What is the function of the Lebanese diaspora in the reconstruction?

I have a strong sense of gratefulness towards the diaspora for its support to the Lebanese. They send money to their relatives in the homeland, they help build houses and churches. I am thinking of many villages in Northern Lebanon where schools are financed by the diaspora. I have to say it clearly. If it were not for the diaspora, many Lebanese would have died of starvation. The Holy Father addressed an own message to the diaspora and I add my thanks for their support.

France is also playing a key role in the reconstruction of Lebanon. President Emmanuel Macron immediately flew to Beirut after the port’s explosion…

France is doing a lot and we have to work together. Lebanon cannot depend on third countries interfering in our agenda, we count on France and on other friends to ask for the return of Lebanon’s real identity: its neutrality. This is a message of peace, pluralism, comprehension, and openness. It is a unique message for the Middle East. Lebanon cannot play its role until it is liberated from external interference. Lebanon is condemned to the current situation since it lost its identity. A Christian Lebanon makes no sense. A Muslim Lebanon makes no sense. Our identity is based on the conviviality between a thousand cultures and religions. Lebanon is the only country in the Middle East where religious equality is guaranteed to everyone. Helping Christians means helping also the other communities and vice versa. This should not stop. The responsibility of the international community is to liberate this country which is small in dimension but big in its message. Therefore, I thank president Macron for his tireless work.

Can Lebanon rediscover its roots and identity even hosting millions of refugees as it is now the case?

After 74 years the international community has not been able to solve the issue related to the presence of the Palestinian refugees in Lebanon. It is now useless to talk of a two-state solution between Israel and Palestine since the region where the Palestinian state should settle is occupied by Jewish settlers, thus making impossible the return of the refugees. The international community should now find a solution to avoid both Palestinian and Syrian refugees staying inside the camps in Lebanon. Lebanon should accept Syrian refugees, however we are asking the United Nations to help Lebanon in assisting them in their return to Syria. The politics of Lebanon is based on demography, and such a massive demographic change is changing the political and social balance. Why should Lebanon take on this responsibility alone? There are now large peaceful areas in Syria – why don’t we help them live in their homeland? Therefor I say to the Syrian refugees: you are welcome, but you are in transit. The war was imposed on you internally and is destroying your culture and history. Countries are based on cultures and heritage, not on territory. Go back to your country and contribute its reconstruction.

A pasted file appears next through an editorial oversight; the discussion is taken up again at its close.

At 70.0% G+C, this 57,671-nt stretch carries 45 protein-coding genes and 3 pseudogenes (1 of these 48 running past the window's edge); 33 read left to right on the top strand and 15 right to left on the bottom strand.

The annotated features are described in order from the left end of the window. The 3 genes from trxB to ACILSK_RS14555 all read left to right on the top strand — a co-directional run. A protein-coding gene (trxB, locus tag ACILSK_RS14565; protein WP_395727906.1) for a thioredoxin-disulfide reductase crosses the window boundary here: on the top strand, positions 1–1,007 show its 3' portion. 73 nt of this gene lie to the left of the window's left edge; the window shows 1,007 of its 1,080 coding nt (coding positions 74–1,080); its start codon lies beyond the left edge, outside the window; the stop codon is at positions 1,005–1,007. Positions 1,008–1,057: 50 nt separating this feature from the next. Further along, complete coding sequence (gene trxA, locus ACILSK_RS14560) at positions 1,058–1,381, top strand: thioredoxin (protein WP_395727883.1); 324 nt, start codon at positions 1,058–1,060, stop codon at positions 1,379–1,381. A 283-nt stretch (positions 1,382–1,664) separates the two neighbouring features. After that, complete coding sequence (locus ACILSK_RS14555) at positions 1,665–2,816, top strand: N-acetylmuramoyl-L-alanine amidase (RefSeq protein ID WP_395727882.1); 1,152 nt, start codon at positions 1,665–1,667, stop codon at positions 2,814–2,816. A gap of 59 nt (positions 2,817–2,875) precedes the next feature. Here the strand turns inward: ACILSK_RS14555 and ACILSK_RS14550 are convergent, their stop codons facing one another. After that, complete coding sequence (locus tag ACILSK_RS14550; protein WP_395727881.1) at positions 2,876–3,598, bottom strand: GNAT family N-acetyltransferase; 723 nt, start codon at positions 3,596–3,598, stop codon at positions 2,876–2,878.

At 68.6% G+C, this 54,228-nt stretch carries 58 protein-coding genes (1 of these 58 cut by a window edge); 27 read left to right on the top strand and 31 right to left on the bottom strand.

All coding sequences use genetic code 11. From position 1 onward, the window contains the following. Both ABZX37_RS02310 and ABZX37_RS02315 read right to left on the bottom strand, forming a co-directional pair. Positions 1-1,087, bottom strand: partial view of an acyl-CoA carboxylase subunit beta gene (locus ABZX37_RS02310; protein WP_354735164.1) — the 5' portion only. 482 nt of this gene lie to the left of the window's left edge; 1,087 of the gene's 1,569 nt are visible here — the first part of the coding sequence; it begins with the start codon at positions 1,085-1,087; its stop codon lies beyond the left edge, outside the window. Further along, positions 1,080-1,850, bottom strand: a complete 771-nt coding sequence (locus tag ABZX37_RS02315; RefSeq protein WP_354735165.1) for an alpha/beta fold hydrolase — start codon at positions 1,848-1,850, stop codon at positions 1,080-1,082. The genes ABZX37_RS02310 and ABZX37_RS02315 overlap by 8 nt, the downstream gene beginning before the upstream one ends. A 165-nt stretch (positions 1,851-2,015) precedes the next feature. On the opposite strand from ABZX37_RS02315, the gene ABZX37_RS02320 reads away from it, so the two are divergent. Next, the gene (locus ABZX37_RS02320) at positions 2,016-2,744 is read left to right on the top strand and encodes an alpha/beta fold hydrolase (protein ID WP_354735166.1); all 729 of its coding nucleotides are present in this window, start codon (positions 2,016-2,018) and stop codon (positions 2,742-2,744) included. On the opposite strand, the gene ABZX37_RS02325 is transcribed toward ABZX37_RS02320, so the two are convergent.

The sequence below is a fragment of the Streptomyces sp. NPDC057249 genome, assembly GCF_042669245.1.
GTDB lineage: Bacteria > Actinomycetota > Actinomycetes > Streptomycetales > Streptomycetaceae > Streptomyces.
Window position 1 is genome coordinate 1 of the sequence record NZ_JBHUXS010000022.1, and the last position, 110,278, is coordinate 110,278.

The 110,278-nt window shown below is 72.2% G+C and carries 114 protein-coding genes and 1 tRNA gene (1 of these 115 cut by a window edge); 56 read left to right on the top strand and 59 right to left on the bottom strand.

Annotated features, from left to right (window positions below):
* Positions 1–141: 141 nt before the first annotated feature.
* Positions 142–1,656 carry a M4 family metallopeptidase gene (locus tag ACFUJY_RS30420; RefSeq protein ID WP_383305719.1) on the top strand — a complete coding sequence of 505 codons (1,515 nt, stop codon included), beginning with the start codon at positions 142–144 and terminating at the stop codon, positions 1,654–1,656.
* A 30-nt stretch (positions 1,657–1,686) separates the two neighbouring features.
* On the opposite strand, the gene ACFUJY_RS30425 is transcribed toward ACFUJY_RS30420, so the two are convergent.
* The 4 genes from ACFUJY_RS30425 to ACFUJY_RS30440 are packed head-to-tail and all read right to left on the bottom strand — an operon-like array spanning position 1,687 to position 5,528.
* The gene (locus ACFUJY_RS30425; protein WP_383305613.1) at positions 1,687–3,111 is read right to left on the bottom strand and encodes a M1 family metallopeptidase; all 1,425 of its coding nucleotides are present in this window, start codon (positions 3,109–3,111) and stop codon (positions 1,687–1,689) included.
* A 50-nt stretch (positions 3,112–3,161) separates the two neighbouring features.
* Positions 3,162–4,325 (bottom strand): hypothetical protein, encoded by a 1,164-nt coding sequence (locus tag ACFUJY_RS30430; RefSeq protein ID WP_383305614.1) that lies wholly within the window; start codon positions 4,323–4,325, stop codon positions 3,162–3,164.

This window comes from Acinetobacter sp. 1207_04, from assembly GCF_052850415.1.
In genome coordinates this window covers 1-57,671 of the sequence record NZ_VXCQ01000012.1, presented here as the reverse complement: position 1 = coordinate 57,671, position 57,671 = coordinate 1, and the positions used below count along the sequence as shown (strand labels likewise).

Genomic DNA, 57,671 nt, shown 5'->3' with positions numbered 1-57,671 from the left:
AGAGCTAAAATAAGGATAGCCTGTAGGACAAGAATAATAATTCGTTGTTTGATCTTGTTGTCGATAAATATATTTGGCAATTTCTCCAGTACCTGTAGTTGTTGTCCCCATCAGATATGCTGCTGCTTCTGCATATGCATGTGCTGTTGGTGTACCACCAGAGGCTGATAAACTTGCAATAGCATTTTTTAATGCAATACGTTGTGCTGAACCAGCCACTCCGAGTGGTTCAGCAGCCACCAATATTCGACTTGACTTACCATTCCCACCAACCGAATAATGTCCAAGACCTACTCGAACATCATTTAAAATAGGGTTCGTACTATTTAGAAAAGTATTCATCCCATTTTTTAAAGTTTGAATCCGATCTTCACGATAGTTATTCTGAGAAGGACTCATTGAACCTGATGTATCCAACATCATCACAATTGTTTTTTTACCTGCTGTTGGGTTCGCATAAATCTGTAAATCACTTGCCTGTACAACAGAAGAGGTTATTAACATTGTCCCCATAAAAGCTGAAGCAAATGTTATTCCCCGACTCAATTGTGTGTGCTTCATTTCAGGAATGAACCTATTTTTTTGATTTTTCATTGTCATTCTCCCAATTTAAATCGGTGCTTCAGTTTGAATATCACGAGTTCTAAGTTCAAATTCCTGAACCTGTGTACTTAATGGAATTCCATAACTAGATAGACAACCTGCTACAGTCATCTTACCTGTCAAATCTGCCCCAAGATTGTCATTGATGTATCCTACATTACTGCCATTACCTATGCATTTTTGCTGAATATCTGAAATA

The repatriation process of Syrian refugees has been difficult so far due to the hostile relations between Assad government and the West. Do you consider a political solution necessary for the refugee issue?

I repeatedly discussed this issue with president Macron. I told him that if he wants to save Lebanon he has to differentiate between the political relations with the Syrian government and the refugees’ right to return to their homeland. The Syrian refugees are in Lebanon since 2012, it is a long time now. The risk is that Lebanon will lose its physiognomy. While Syrians are here many Lebanese are leaving the country. Doctors, engineers, and administrators are leaving, who is going to stay in this situation?


Cover Photo: Lebanon’s Cardinal Bechara Boutros (or Rai) greets supporters  – Bkerki, February 27, 2021 (Anwar Amro / AFP).